I think it’s important for you guys to know that I hated The Legend of Zelda: The Wind Waker when I played it years ago. It’s not because of the graphics or anything stupid like that, but rather the focus on sailing. I binge played a lot of the game, and all I can recall about it was being en-route to go do something. The game felt like it was always in transition, as I was on my way to do something interesting much, much more than I was actually doing something interesting. Adding that issue onto the absolutely piddling amount of dungeons resulted in a game that I couldn’t stand, but choked down anyway. It’s a game I’ve always wanted to like, though, as the beautiful graphics and absolute charm that permeates the whole game demands that I enjoy it. Finally, almost a decade later, I got a version of the game that cut away at almost everything the game did to waste my time, allowing me to love this game as much as everyone else. Well, almost.
When you get to Windfall Island, wait until dark and go to the auction house. Make sure you have three to four hundred rupees, and do everything in your power to buy the Swift Sail. I don’t care what else you want to do with the game – make that your top priority. The Legend of Zelda: The Wind Waker HD is still pretty much the same game as its predecessor, but improvements have been added to it to make a lot of its annoying issues less troubling, and nowhere is that more apparent than in the sailing. If you just boot the game up, you’ll be scratching your head and wondering what everyone’s talking about, because basic sailing is still slow. If you get that item, you’ll see the kind of work Nintendo put into the game to fix those issues as the Swift Sail doubles the sailing speed and forces the wind to always be at your back, cutting down on a lot of wasted player time.
If you’ve never played it, that might not mean much to you. Not only was sailing slow, but every time you had to change direction, you needed to go into your menu, check your map to make sure you were headed the right way, equip the Wind Waker baton, play the right song, hear that song play out, choose a wind direction, and then you were on your way. The Swift Sail cuts all of that out, only requiring that players point the boat in the right direction and hit A. I can’t even describe how nice it is not to have to fiddle with all of that extra busywork to get to where I want to go, especially when so much of the game is spent traveling the sea. If I had a complaint, it was that the Swift Sail had to be bought rather than just being the default sailing scheme. Sailing was the most common complaint about the old game, so making its fix into an item that could easily be missed was a bad idea. It fixes a lot when you have it, but you should have it from the beginning.
Also, with the Wii U’s controller, you get a sea map that’s open all the time while you’re sailing. There are many points in your quest where you’ll have to head to very specific points in the sea and start digging around for stuff, so having to open and close the map a dozen times while you line yourself up just right is an incredible pain. With the map always open on the Wii U’s pad, you can just shimmy your boat around until you can see you’re in the right position. Not only that, but if you need an item while you’re sailing around, you can just flick to your item screen by hitting the R button, never stopping the action in the main game just to mess about in your inventory. That screen on the control pad does so much for keeping the game moving at a brisk pace, and I’m beyond pleased with it.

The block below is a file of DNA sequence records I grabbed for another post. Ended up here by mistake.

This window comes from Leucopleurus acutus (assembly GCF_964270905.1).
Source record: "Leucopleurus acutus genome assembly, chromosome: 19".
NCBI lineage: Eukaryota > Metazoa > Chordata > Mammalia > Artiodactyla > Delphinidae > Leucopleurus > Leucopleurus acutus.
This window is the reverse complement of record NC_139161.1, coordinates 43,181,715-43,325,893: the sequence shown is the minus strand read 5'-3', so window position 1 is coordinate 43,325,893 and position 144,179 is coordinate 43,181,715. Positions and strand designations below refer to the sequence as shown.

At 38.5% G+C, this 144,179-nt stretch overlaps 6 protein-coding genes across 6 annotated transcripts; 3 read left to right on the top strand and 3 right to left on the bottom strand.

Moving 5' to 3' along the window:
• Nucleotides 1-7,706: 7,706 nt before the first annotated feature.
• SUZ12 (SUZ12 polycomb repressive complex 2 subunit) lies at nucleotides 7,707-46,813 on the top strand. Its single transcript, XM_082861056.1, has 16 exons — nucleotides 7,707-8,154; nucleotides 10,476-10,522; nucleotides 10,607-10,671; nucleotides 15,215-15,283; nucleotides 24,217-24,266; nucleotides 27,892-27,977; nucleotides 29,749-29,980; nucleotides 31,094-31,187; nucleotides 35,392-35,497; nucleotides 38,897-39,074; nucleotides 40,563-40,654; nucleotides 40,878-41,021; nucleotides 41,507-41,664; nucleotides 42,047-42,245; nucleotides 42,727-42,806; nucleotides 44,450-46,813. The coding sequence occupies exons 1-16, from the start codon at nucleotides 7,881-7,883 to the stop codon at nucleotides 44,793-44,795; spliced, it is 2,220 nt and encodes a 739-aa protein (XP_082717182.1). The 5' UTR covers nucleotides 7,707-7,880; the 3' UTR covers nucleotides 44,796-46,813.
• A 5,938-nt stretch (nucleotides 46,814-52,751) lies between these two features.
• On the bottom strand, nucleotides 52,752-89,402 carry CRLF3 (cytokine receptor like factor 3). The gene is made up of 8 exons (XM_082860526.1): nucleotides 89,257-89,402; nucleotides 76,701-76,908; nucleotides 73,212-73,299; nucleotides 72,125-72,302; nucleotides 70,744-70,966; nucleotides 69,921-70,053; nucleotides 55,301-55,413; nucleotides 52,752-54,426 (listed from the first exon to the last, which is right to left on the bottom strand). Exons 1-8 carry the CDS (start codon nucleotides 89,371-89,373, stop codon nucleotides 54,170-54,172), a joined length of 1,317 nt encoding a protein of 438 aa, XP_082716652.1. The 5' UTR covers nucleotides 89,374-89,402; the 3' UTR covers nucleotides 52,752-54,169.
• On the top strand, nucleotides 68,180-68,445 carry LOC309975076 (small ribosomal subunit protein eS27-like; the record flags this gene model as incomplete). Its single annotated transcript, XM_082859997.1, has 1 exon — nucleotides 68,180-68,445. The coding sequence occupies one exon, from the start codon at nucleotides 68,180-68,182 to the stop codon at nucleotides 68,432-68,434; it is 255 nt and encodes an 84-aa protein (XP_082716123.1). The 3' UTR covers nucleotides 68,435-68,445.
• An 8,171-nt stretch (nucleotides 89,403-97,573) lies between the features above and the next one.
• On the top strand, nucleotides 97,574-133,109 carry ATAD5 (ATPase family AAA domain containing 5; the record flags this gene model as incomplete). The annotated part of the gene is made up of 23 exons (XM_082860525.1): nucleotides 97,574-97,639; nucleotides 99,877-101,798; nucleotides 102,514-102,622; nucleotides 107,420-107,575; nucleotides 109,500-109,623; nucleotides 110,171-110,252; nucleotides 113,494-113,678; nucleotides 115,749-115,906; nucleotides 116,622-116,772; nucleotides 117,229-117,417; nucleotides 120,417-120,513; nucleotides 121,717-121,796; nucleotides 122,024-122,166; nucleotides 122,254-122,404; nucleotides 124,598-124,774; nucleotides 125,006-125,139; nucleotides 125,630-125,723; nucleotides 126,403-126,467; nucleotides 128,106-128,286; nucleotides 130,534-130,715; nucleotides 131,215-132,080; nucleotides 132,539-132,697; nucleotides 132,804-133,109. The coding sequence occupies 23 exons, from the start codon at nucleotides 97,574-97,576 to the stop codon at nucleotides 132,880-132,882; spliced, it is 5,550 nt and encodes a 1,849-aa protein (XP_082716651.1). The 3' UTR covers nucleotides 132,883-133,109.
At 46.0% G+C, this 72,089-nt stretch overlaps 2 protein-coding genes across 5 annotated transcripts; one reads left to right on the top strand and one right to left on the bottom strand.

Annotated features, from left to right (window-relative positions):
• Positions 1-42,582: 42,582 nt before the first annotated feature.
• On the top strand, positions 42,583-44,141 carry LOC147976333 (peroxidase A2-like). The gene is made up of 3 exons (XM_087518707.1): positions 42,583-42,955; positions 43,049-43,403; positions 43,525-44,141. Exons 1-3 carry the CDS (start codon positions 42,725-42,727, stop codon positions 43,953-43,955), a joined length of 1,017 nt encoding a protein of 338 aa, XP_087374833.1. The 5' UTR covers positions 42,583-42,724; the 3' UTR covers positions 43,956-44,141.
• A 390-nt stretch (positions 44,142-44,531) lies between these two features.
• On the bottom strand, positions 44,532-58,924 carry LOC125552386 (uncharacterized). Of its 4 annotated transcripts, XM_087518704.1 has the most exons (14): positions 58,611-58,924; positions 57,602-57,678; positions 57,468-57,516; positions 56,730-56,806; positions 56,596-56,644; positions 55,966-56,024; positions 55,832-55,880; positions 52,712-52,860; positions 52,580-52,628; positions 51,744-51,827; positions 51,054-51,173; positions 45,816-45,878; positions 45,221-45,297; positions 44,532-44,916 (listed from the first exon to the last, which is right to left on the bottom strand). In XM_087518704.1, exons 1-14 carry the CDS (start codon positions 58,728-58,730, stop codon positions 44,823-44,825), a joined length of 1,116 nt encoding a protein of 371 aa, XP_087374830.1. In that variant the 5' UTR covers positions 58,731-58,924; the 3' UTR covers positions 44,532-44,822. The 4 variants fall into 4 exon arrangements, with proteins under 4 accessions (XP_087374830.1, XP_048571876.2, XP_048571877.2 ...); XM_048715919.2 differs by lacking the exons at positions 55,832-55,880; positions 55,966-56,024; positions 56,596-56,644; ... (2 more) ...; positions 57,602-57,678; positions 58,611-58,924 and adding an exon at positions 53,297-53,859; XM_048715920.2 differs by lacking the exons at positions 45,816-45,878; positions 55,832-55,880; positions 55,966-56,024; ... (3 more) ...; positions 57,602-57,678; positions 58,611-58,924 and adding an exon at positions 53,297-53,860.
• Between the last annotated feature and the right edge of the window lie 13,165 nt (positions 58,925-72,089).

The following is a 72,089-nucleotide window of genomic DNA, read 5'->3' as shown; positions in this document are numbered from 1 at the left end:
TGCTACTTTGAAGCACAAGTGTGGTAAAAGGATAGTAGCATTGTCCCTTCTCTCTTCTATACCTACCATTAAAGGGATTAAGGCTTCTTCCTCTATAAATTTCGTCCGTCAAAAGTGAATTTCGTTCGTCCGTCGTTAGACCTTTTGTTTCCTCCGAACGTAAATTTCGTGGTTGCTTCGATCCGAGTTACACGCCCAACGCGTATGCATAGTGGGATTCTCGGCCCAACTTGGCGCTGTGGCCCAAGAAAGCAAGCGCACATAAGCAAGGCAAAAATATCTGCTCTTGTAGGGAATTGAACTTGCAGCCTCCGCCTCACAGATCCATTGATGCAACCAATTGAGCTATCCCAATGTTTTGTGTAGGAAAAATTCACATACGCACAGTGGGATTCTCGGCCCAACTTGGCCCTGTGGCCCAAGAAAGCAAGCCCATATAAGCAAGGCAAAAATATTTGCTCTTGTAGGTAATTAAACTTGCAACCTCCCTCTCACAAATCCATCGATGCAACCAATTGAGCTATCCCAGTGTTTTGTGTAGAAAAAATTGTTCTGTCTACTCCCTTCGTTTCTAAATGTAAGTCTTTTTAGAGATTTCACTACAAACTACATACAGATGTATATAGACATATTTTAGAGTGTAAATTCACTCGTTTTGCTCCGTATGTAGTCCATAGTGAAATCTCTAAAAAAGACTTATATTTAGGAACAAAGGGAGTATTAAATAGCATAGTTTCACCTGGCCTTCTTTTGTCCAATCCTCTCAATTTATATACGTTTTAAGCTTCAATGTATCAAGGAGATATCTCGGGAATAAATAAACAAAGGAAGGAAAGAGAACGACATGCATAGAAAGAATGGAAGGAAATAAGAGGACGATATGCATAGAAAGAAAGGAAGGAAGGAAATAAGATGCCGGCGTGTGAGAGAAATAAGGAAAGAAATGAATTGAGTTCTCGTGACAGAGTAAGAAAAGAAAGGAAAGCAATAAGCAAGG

Even nicer is the fact that many items are automatically mapped to buttons all the time. The Wind Waker baton is tied to the left D-Pad, meaning you always have it out and don’t have to dig around for it in your inventory when you need to play a song. It’s also not eating up an important inventory spot, either. Also, when you’re in your boat, the grappling hook gets mapped to the D-Pad as well, again cutting down the time you spend in the menus. A huge chunk of my playthrough of the original Wind Waker also involved a lot of inventory shuffling, so streamlining it keeps me playing the game and having fun.
There have been some quests that were simplified as well, such as the Deluxe Picto Box. It’s been shortened by a task, saving a lot of travel and busywork. The Nintendo Gallery, once a completionist’s nightmare, is much easier too with the advent of Bottle system. These bottles are different from the usual Legend of Zelda bottles in that you can send messages and pictures out through the Miiverse, and they will randomly appear in other people’s games. In the old Nintendo Gallery, you had to take pictures of everyone single character and enemy (well, one of each unique enemy) you passed through the game, and there were a few that you only got one shot to get. If you forgot and saved, you were screwed. Now, you have a random chance of finding pictures you need for the quest in bottles in the ocean, ones that have been sent out by good-hearted players. I got some end-game boss pictures right at the beginning thanks to some of these nice gamers, and it made a quest I used to hate a lot more fun.